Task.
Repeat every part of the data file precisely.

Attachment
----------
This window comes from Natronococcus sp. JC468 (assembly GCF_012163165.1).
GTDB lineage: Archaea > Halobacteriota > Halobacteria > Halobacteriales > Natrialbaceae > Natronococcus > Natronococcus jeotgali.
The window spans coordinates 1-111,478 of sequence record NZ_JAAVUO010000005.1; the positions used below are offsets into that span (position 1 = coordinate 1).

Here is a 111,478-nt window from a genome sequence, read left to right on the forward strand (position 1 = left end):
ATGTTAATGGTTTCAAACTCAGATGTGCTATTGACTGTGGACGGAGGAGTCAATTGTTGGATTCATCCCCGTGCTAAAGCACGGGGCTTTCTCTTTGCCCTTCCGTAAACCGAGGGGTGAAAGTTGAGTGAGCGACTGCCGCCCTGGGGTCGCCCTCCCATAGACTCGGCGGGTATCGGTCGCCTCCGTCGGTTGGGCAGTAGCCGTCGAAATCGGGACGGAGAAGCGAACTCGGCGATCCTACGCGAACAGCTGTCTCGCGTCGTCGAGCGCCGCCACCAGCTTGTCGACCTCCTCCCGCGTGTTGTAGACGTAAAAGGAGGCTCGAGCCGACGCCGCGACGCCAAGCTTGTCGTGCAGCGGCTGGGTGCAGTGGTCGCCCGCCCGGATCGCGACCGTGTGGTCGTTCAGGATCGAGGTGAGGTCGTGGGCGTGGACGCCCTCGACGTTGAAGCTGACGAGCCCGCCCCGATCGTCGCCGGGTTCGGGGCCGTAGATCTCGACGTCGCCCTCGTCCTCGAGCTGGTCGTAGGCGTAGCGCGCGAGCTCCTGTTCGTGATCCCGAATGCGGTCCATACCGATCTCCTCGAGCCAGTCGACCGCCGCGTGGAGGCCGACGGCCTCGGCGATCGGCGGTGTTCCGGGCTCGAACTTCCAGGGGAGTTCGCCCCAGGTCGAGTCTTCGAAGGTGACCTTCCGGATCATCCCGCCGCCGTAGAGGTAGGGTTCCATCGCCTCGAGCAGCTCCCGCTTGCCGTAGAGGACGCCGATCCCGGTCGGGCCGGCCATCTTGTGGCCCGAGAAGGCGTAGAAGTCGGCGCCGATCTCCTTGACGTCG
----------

This window comes from Natronococcus sp. JC468 (assembly GCF_012163165.1).
GTDB lineage: Archaea > Halobacteriota > Halobacteria > Halobacteriales > Natrialbaceae > Natronococcus > Natronococcus jeotgali.
The window spans coordinates 1-111,478 of sequence record NZ_JAAVUO010000005.1; the positions used below are offsets into that span (position 1 = coordinate 1).

Here is a 111,478-nt window from a genome sequence, read left to right on the forward strand (position 1 = left end):
ATGTTAATGGTTTCAAACTCAGATGTGCTATTGACTGTGGACGGAGGAGTCAATTGTTGGATTCATCCCCGTGCTAAAGCACGGGGCTTTCTCTTTGCCCTTCCGTAAACCGAGGGGTGAAAGTTGAGTGAGCGACTGCCGCCCTGGGGTCGCCCTCCCATAGACTCGGCGGGTATCGGTCGCCTCCGTCGGTTGGGCAGTAGCCGTCGAAATCGGGACGGAGAAGCGAACTCGGCGATCCTACGCGAACAGCTGTCTCGCGTCGTCGAGCGCCGCCACCAGCTTGTCGACCTCCTCCCGCGTGTTGTAGACGTAAAAGGAGGCTCGAGCCGACGCCGCGACGCCAAGCTTGTCGTGCAGCGGCTGGGTGCAGTGGTCGCCCGCCCGGATCGCGACCGTGTGGTCGTTCAGGATCGAGGTGAGGTCGTGGGCGTGGACGCCCTCGACGTTGAAGCTGACGAGCCCGCCCCGATCGTCGCCGGGTTCGGGGCCGTAGATCTCGACGTCGCCCTCGTCCTCGAGCTGGTCGTAGGCGTAGCGCGCGAGCTCCTGTTCGTGATCCCGAATGCGGTCCATACCGATCTCCTCGAGCCAGTCGACCGCCGCGTGGAGGCCGACGGCCTCGGCGATCGGCGGTGTTCCGGGCTCGAACTTCCAGGGGAGTTCGCCCCAGGTCGAGTCTTCGAAGGTGACCTTCCGGATCATCCCGCCGCCGTAGAGGTAGGGTTCCATCGCCTCGAGCAGCTCCCGCTTGCCGTAGAGGACGCCGATCCCGGTCGGGCCGGCCATCTTGTGGCCCGAGAAGGCGTAGAAGTCGGCGCCGATCTCCTTGACGTCG